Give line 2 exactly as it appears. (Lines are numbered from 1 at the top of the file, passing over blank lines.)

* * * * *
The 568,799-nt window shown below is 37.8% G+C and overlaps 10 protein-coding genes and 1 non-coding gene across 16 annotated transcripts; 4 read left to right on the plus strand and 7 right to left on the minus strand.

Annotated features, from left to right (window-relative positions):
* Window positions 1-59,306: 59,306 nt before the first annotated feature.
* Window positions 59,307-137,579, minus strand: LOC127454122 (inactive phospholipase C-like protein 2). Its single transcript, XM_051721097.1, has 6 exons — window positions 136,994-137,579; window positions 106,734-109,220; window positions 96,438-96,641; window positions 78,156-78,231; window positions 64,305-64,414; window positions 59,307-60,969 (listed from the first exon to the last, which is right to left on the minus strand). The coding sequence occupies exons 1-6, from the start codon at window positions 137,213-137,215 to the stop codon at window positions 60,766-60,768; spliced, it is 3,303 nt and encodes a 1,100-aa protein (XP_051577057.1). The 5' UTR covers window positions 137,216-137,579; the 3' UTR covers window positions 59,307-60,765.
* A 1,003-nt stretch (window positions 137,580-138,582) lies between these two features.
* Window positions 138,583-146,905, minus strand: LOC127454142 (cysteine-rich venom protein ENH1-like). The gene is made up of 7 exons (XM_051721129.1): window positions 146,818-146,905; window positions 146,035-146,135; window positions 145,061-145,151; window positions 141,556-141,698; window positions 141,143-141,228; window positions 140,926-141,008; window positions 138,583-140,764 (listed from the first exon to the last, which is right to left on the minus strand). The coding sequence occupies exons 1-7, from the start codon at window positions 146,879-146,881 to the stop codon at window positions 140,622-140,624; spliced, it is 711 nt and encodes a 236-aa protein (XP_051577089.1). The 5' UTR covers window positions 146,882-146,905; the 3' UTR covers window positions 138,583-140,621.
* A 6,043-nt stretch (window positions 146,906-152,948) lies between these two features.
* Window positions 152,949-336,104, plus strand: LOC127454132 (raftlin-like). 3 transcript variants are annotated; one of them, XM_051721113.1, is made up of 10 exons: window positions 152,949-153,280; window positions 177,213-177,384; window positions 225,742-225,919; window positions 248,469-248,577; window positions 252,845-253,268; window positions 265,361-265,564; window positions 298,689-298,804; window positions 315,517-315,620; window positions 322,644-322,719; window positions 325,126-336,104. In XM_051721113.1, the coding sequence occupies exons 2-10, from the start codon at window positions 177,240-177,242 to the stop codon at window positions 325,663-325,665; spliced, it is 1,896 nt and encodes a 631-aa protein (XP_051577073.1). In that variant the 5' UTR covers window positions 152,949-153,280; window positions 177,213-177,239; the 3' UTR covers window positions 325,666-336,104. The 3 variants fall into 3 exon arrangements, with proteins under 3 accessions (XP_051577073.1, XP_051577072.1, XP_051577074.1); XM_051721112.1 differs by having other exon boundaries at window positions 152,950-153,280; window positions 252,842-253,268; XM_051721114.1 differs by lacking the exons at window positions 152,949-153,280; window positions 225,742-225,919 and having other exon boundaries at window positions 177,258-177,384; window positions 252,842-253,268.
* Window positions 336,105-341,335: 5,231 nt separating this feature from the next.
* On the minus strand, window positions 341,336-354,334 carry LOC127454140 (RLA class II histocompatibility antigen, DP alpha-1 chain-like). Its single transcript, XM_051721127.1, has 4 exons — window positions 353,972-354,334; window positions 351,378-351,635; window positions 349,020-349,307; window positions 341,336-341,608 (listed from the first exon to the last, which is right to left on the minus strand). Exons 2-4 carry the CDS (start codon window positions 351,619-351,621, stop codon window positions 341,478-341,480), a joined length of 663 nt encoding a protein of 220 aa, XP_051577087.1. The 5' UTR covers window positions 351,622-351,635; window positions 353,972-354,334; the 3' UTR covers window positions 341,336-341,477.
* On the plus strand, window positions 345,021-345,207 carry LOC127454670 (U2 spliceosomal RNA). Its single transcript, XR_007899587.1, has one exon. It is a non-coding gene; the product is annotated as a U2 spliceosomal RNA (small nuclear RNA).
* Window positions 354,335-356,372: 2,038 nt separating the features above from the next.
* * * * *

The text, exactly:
Annotated features, from left to right (window-relative positions):